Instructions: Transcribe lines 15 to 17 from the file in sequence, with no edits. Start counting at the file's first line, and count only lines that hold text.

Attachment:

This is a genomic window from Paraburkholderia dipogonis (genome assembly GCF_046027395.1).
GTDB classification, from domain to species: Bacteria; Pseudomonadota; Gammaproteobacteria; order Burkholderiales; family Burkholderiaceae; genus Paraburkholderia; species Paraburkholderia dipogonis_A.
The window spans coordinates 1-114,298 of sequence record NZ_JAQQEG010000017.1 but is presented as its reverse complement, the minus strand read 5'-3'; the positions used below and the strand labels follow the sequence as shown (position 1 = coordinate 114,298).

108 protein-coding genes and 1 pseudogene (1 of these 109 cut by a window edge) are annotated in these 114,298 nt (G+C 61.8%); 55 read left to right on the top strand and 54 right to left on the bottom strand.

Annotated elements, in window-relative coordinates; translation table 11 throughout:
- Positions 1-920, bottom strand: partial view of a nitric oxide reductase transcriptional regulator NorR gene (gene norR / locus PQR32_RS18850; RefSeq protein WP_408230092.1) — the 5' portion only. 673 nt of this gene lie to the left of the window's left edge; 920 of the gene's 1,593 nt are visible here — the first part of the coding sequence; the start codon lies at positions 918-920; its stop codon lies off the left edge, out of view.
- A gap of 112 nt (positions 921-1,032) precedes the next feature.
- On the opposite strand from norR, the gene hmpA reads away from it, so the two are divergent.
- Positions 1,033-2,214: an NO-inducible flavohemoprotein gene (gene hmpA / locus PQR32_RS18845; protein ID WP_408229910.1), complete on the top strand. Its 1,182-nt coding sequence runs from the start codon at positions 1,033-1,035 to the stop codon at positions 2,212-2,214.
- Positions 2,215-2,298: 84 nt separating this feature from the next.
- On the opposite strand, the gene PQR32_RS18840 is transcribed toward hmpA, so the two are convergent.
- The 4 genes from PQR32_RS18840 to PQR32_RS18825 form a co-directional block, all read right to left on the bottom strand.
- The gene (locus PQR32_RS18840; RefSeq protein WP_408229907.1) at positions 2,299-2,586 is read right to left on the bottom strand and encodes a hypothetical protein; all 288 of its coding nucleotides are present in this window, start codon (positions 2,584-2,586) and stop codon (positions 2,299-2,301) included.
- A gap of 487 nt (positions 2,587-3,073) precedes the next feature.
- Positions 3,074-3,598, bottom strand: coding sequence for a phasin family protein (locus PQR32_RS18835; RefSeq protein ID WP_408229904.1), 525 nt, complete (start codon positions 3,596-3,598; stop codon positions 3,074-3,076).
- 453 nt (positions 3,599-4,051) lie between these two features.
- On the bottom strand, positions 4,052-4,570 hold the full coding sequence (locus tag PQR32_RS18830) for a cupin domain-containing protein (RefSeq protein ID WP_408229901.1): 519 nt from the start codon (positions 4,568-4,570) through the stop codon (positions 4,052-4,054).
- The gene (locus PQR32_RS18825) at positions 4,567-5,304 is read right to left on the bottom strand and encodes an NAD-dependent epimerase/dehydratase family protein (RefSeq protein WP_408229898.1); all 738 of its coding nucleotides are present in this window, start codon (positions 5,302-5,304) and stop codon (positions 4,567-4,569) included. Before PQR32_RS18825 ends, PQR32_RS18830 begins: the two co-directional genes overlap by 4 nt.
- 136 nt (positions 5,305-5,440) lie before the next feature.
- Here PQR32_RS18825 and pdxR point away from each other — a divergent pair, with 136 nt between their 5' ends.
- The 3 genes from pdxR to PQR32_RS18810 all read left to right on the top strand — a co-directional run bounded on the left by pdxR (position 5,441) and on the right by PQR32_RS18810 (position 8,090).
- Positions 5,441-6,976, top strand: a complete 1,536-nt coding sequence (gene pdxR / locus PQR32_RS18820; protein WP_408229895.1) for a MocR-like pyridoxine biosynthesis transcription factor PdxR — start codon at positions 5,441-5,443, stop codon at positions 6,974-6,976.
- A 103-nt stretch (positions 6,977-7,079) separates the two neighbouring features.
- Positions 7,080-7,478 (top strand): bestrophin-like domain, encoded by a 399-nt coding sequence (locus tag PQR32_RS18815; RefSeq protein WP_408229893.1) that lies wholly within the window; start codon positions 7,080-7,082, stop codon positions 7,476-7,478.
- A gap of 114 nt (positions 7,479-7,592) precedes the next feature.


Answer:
- Positions 3,074-3,598, bottom strand: coding sequence for a phasin family protein (locus PQR32_RS18835; RefSeq protein ID WP_408229904.1), 525 nt, complete (start codon positions 3,596-3,598; stop codon positions 3,074-3,076).
- 453 nt (positions 3,599-4,051) lie between these two features.
- On the bottom strand, positions 4,052-4,570 hold the full coding sequence (locus tag PQR32_RS18830) for a cupin domain-containing protein (RefSeq protein ID WP_408229901.1): 519 nt from the start codon (positions 4,568-4,570) through the stop codon (positions 4,052-4,054).